The man went still.
Malone surveyed the darkness and heard running a few aisles over.
"No. Please leave me be."
DE ROQUEFORT HEADED STRAIGHT FOR THE DOOR THAT LED OUT of the archives. He'd descended from the ramparts and knew the woman would want to make a hasty retreat, but her choices were limited. There was only the exit to the hall and one other, through the curator's office. But his man stationed there had just reported through the radio that all was quiet.
He now knew she was the same person who'd interfered in Copenhagen and probably the same one from last night in Rennes-le-Chateau. And that realization spurred him on. He must learn her identity.
The door leading out of the archives opened, then closed. In the wedge of light that splashed in from the hall he spied two legs lying prone on the floor between the shelves. He darted over and discovered one of his subordinates unconscious, a small dart planted in the neck. This brother had been stationed on the ground floor and had retrieved the notebook, journal, and lithograph.
Which were nowhere to be seen.
"Do as I instructed," he called out to his remaining men.
He raced for the door.
MALONE HEARD THE MAN'S COMMAND AND DECIDED TO HEAD back to Stephanie. He had no idea what the men had been commanded to do, but he assumed it included them and wasn't good.
He crouched down and eased his way through the shelves, toward the table.
"Stephanie," he breathed out.
He slipped close to her. All he could hear now was the rain. "There must be another way out of here," she mouthed through the darkness.
He relieved her of the gun. "Somebody left through the door. Probably the woman. I saw only one shadow. The others must have gone after Claridon and left through another exit."
The door leading out opened again.
"That's him leaving," he said.
They stood and rushed back across the archives. At the exit Malone hesitated, heard and saw nothing, then led the way out.
DE ROQUEFORT SPOTTED THE WOMAN RUNNING DOWN THE LONG gallery. She whirled and, not losing a step, fired a shot his way.
He dove to the floor, and she disappeared around a corner.
He came to his feet and bolted after her. Before she'd fired, he'd caught sight of the journal and the book in her grasp.
She had to be stopped.
MALONE SAW A MAN, DRESSED IN BLACK TROUSERS AND A DARK turtleneck, gun in hand, turn a corner fifty feet away.
"This is going to get interesting," he said.
They both ran.
DE ROQUEFORT KEPT UP HIS PURSUIT. THE WOMAN WAS CERTAINLY attempting to leave the palace, and she seemed to know the geography. Every turn she took was the right one. She'd deftly obtained what she came for, so he had to assume that her escape would not be left to chance.
Through another portal, he entered a rib-vaulted hall. The woman was already at the far end, turning a corner. He trotted over and saw a wide stone staircase leading down. The Great Staircase of Honor. Once, lined with frescoes, broken by iron gates, and sheathed with Persian runners, the stairway had lent itself to the solemn majesty of pontifical ceremonies. Now the risers and walls were bare. The darkness at the bottom, some thirty yards away, was absolute. He knew below were exit doors into a courtyard. He heard the woman's footsteps as she descended but could not make out her form.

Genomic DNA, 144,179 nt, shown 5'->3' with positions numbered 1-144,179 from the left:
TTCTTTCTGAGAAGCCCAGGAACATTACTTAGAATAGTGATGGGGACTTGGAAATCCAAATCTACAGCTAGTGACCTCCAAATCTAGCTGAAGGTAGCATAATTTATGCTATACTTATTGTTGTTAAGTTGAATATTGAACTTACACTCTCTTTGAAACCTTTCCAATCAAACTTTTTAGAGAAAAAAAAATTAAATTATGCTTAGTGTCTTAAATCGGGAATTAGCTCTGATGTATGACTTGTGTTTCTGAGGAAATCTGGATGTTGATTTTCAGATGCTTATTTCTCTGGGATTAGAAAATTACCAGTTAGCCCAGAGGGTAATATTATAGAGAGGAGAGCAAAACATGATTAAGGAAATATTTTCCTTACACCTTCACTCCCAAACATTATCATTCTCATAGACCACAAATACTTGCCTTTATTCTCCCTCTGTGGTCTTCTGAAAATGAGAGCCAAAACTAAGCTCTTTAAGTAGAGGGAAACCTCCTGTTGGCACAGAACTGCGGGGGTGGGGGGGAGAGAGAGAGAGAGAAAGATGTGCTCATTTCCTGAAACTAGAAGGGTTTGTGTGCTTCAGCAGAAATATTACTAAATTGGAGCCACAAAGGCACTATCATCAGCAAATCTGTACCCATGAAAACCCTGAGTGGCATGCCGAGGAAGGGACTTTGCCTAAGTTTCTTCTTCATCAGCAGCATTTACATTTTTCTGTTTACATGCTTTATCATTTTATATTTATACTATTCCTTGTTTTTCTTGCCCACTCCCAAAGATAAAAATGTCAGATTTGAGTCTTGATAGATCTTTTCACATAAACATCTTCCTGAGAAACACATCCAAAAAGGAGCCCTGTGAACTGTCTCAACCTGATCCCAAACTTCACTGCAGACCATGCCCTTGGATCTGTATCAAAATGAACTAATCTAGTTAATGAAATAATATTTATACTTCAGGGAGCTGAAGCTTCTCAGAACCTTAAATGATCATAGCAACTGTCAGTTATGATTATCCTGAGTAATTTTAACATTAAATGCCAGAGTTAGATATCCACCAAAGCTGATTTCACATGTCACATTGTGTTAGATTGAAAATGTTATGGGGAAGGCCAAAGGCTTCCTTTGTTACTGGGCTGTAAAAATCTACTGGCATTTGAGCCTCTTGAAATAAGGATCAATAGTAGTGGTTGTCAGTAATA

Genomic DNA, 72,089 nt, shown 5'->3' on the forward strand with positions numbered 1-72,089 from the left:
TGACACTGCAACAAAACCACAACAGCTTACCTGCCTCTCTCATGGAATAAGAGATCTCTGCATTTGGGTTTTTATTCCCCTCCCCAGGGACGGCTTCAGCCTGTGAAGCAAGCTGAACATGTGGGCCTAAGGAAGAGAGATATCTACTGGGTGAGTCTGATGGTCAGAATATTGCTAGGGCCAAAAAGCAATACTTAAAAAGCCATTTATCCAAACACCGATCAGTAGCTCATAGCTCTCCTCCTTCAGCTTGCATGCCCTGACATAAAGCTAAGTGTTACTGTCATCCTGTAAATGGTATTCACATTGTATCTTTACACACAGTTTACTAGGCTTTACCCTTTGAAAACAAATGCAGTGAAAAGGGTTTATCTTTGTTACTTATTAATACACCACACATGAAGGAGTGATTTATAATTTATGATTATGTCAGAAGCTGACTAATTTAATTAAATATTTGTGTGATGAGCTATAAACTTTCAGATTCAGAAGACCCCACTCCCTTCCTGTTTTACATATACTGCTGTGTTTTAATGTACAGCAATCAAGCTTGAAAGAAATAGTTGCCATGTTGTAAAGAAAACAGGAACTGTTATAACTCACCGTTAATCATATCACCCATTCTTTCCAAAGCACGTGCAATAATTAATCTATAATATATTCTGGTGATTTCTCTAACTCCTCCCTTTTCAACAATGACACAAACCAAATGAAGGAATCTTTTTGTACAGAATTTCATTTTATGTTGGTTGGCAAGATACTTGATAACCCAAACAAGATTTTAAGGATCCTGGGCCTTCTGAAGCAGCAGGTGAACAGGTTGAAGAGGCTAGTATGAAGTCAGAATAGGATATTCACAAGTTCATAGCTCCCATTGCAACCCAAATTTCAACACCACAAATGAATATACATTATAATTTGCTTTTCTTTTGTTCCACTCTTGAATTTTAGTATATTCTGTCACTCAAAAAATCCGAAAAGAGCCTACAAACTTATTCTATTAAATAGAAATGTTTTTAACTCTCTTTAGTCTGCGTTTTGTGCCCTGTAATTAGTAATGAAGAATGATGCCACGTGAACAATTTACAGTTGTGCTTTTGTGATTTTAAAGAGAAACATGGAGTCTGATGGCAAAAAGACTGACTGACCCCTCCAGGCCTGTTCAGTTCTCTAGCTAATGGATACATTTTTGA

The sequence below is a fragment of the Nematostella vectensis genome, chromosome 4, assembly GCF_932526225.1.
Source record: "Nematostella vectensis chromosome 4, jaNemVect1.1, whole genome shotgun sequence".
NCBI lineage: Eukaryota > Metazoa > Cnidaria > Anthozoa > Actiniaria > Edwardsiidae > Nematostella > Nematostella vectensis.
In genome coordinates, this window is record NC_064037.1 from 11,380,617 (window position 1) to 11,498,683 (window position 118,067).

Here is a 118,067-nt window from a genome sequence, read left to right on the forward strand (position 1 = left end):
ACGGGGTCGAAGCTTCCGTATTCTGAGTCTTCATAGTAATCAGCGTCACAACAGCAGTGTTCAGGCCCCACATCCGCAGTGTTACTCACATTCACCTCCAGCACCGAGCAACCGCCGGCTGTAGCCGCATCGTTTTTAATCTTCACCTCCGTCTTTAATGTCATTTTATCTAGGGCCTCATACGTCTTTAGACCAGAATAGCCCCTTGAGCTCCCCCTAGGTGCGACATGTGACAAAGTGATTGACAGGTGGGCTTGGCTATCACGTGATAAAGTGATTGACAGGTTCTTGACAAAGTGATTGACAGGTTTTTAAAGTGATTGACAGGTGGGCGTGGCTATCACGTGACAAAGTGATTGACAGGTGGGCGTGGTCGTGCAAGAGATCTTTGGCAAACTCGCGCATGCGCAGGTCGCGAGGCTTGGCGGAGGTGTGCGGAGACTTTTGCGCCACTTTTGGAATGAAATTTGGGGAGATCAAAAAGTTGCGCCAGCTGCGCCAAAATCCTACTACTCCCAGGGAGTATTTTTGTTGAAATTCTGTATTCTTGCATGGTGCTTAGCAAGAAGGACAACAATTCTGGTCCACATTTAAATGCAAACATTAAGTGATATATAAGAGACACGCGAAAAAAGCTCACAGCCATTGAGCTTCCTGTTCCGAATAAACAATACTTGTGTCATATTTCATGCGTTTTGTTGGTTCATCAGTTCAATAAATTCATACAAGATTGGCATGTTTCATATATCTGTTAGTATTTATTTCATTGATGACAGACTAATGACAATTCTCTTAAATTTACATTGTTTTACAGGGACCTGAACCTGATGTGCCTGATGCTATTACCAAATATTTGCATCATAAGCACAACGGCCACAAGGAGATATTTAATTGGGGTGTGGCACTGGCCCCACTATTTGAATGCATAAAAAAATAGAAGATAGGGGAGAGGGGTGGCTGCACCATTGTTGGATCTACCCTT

So he just fired.
MALONE HEARD WHAT SOUNDED LIKE A HAMMER REPEATEDLY striking a nail. One sound-suppressed shot after another.
He slowed his approach to a doorway ten feet ahead.
HINGES SQUEALED AT THE BASE OF THE INK-BLACK STAIRWAY. DE Roquefort recognized the sound of a door groaning open. The storm outside grew louder. Apparently his indiscriminate shots had missed. The woman was leaving the palace. He heard footsteps behind him, then spoke into the mike clipped to his shirt.
"Do you have what I wanted?"
"We do," was the reply through his earphone.
"I'm in the Conclave Gallery. Mr. Malone and Ms. Nelle are behind me. Handle them."
He rushed down the staircase.
MALONE SAW THE MAN IN THE TURTLENECK LEAVE THE CAVERNOUS hall that stretched out before them. Gun in hand, he ran ahead with Stephanie following.
Three armed men materialized from other portals into the room and blocked their way.
Malone and Stephanie stopped.
"Please toss the gun aside," one of the men said.
No way he could take them all before either he, Stephanie, or both of them went down. So he allowed the gun to clatter on the floor.
The three men approached.
"What do we do now?" Stephanie asked.
"I'm open to suggestions."
"There's nothing for you to do," another of the short-hairs said.
They stood still.
"Turn around," came the command.
He stared at Stephanie. He'd been in tight spots before, a few just like the one they were facing. Even if he managed to subdue one or two, there was still the third man, and all were armed.
A thud was followed by a cry from Stephanie and her body collapsed to the floor. Before he could move toward her, the back of Malone's head was pounded with something hard and everything before him vanished.
DE ROQUEFORT FOLLOWED HIS QUARRY, WHO RUSHED THROUGH the Place du Palais, quickly fleeing the empty plaza and winding a path through Avignon's deserted streets. The warm rain fell in steady sheets. The heavens suddenly opened, cleft by an immense flash of lightning that momentarily lifted the vault of darkness. Thunder shook the air.